Does Soy Affect PCOS? Find Out!
PCOS is quite common in women these days. Many women I know are suffering from it or have won their battle against it. It being so common, it is but natural to debate about the effects of lifestyle and diet on PCOS. Actually the rise in unhealthy living can be linked to the rise in PCOS.
In this post let us keep our debate focused on the effects of soy and products based on PCOS. Soy- to be included or not? That is the question!
What is PCOS?
Let us first have a glance at PCOS! Polycystic Ovary Syndrome has 3 diagnostic criteria of which you need at least 2 for diagnosis.
- Polycystic ovaries
- Increased levels of male hormones
- Irregular periods or absent periods
The point to be noted is that only half of the women with polycystic ovaries (PCO) will suffer from PCOS. PCO and PCOS are not the same.
Symptoms of PCOS appear in teenage and they are as follows:
- Irregular or absent periods
- Too much of body and facial hair
- Male pattern balding
- Hot flushes
- Sleep apnoea
- Skin discolouration
- High blood pressure
- Mood swings
PCOS can also lead to serious illnesses in life like heart disease, type 2 diabetes and certain cancers.
Benefits of soy
- It is a low cost protein that is rich in amino acids and is ideal for vegans and vegetarians.
- Soy has been known to be heart healthy.
- It is known to prevent osteoporosis, reduce symptoms of menopause and hormonal imbalance; it also helps lower blood pressure.
- It increases energy levels and general well being.
With all these benefits it seems that PCOS sufferers should increase their soy consumption. However, its effects on estrogen levels or thyroid health are highly debated.
What does soy contain?
Soy has phytic acid, alpha-linolenic acid and isoflavones. Let us have a glance at each of the components.
It is present in other foods also and they include grains, nuts and seeds.
The cons of phytic acid
Phytic acid is known to affect the absorption of minerals like zinc, iron, calcium and magnesium. These minerals are important for women suffering with PCOS. Phytic acid also inhibits the absorption of iron and lack of this nutrient can lead to anemia in women. However, all is not lost as cooking methods can reduce the effect of phytic acid. Cooking above 35 degree Celsius like boiling and roasting along with soaking, sprouting are helpful in negating the effect of phytic acid.
The pros of phytic acid
Lead and cadmium are two heavy metals that are two main drivers of PCOS. Phytic acid reduces heavy metal toxicity by absorbing the ions of heavy metals. It is also known to reduce triglyceride levels and act as an antioxidant. It also helps in improving the function of the gut by promoting the growth of a particular friendly bacterium. Women with PCOS usually have gut issues. By improving gut health there is an improvement in insulin sensitivity, reduction in levels of estrogen and an increase in absorption of nutrients. One study has shown that phytic acid slows down the glycemic response to legumes. Women with PCOS have insulin resistance too most often and they need to be careful of the GI of foods. The effect of phytic acid on glycemic response of food is worth noting.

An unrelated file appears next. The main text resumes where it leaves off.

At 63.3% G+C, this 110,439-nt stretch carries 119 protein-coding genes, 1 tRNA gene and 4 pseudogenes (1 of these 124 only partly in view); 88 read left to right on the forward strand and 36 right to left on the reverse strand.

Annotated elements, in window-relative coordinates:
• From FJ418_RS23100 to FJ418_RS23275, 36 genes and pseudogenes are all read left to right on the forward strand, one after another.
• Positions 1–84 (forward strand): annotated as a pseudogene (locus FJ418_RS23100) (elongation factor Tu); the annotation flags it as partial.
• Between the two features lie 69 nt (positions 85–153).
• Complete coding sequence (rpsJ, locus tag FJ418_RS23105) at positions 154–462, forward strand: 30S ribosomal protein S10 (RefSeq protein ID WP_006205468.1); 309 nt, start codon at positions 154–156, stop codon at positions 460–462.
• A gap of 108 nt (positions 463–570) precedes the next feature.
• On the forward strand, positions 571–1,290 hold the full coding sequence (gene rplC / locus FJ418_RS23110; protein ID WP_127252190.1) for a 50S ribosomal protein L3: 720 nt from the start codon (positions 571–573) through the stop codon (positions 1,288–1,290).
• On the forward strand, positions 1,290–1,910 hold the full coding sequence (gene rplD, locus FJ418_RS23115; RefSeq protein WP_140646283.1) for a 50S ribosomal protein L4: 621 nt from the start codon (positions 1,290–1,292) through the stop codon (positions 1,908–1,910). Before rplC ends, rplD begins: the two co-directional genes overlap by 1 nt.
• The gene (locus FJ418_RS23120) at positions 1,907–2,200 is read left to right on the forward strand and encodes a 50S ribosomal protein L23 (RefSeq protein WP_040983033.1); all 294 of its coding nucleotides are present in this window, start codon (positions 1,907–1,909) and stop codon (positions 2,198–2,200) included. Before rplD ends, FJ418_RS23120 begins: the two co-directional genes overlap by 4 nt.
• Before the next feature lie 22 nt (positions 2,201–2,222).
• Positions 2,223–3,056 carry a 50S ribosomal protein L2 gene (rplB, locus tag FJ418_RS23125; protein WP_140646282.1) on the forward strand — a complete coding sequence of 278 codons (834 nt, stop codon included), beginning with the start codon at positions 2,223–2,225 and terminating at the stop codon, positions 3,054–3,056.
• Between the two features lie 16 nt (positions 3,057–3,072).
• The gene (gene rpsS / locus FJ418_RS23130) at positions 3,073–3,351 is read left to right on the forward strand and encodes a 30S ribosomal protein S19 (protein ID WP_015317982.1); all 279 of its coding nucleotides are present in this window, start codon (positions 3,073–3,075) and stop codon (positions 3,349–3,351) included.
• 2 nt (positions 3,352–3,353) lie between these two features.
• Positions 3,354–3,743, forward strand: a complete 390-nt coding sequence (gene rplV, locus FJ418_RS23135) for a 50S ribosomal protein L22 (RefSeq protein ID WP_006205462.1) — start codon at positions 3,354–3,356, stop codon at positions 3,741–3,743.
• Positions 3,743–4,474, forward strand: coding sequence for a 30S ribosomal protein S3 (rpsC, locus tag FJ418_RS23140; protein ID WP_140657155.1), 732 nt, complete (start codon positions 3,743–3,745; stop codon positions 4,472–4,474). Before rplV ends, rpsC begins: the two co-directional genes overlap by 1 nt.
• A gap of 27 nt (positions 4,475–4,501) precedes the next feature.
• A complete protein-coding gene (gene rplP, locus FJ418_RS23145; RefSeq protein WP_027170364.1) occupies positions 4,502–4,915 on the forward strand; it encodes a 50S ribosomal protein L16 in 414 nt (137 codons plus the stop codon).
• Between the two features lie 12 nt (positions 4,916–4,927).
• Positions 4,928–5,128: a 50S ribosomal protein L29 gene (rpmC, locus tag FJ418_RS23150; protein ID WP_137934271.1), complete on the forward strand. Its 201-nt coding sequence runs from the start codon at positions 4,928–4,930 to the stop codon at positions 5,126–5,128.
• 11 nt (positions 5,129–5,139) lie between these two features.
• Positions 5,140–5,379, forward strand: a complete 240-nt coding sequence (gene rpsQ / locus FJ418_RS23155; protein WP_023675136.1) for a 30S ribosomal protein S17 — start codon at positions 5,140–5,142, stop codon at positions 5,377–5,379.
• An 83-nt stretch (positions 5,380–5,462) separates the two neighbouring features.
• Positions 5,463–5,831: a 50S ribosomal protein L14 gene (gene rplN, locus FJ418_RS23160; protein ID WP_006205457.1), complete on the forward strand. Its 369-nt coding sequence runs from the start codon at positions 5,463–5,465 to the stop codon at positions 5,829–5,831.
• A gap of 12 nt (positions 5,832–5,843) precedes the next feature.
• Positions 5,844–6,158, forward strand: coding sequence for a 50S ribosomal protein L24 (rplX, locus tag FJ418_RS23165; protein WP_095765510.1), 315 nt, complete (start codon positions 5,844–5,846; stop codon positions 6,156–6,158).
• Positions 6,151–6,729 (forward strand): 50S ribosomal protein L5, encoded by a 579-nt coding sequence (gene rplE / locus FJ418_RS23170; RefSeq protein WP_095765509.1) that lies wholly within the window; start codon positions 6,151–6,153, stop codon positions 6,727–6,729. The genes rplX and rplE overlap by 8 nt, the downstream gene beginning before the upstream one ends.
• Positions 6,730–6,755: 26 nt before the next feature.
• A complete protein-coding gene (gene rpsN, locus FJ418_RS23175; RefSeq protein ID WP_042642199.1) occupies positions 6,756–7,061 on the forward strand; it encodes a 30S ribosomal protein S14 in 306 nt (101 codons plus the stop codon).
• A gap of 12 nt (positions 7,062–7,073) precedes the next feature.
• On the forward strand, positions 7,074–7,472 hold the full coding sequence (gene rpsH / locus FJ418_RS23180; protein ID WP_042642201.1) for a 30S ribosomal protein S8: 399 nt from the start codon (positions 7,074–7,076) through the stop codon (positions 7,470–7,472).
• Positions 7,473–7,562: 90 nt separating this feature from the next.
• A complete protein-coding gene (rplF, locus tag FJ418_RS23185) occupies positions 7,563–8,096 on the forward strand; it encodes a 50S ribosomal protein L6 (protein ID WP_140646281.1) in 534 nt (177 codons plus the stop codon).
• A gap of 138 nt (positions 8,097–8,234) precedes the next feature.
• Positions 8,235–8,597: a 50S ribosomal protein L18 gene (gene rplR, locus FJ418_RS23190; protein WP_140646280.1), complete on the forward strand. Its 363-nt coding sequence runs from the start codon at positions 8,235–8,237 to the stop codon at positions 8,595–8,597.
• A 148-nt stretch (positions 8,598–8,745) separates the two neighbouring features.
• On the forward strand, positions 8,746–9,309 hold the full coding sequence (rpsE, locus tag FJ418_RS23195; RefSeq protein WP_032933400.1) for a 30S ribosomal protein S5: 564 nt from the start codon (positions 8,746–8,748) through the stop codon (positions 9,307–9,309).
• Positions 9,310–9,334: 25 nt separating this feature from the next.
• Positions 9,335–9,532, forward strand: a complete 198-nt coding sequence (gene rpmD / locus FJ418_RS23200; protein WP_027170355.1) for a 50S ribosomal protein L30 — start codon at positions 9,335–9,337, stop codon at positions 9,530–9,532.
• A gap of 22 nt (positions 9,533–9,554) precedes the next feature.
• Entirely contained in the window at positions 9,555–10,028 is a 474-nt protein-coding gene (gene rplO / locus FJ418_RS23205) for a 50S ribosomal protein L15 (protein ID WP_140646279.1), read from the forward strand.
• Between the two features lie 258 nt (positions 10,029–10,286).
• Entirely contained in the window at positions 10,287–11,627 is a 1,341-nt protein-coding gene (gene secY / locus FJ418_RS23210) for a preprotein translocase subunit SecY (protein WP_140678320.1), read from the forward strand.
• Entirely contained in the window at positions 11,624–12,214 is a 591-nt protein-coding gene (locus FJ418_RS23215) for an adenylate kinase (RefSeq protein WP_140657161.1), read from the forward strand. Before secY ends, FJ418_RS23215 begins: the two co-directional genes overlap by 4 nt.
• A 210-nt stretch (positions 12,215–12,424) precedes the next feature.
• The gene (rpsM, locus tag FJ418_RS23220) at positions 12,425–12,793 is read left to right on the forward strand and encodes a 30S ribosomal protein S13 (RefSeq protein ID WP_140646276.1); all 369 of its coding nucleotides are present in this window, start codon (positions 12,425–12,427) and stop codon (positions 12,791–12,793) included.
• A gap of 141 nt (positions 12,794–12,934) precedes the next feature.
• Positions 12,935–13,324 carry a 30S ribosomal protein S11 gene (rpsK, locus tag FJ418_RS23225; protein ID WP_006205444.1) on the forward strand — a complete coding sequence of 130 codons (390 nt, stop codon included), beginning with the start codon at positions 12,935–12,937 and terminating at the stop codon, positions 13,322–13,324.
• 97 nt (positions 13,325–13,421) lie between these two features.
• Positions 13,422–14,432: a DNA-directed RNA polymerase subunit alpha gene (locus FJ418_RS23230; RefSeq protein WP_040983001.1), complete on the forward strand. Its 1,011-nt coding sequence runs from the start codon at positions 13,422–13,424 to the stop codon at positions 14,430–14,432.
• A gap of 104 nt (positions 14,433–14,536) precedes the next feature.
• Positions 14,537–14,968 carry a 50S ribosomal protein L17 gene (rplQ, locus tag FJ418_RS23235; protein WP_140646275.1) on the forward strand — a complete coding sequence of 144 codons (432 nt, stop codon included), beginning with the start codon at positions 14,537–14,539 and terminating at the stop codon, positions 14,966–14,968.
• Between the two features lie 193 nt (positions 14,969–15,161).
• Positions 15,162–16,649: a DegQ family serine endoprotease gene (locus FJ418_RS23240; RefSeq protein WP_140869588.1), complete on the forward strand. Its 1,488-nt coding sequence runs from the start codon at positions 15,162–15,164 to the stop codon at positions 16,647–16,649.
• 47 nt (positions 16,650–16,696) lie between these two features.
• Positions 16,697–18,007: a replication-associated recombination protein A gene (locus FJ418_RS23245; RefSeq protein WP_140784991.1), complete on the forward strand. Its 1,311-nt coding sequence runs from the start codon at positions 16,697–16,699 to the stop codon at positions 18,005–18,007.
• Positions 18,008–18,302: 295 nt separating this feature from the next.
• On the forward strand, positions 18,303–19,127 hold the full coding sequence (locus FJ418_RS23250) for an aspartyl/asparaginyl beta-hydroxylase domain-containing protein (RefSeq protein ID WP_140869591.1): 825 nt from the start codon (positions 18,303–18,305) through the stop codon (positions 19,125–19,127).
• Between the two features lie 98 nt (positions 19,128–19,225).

Alpha-Linolenic acid (ALA) is an important omega 3 fatty acid. You need to get it from your food.
Cons of ALA
ALA gets oxidized (goes bad) when cooked. This means that foods containing ALA are not suitable for cooking at high temperatures. Due to oxidation, soybean oil is partially hydrogenated to reduce damage and increase shelf life. But this process of partial hydrogenation is bad for health. It produces trans fat that lead to heart disease.
Pros of ALA
Women with PCOS suffer from stress, anxiety, sleep disorders and fatigue. It has been found that by supplementing women with ALA, there was a big drop in anxiety, improvement in mood and ability to concentrate, less fatigue and better sleep.
ALA has shown anticancer effects too. This is quite beneficial as women with PCOS have more chances of getting cancer, in this connection ALA can be life saving. ALA also helps fight depression that is common in women with PCOS.
Isoflavones are debated often while talking about PCOS. A type of isoflavone is known as phytoestrogen that has an effect similar to estrogen in the body. Women with PCOS have higher levels of estrogen in the body. Now the argument is that when phytoestrogens (weaker than our own estrogen) are added to our food, will it add to the excessive estrogen in the system or reduce the load of extrogen in the body by replacing the stronger estrogen?
Studies show both the pros and cons of isoflavones.
Let us directly jump to the controversial question- Should women with PCOS consume soy or totally eliminate it from their diet?
Owing to the research done, there is latest evidence that soy should be included in the diet of a woman suffering from PCOS. Make sure to choose organic, non genetically modified soy along with a balanced diet with all the vital nutrients and minerals.
Hope this post has been useful!
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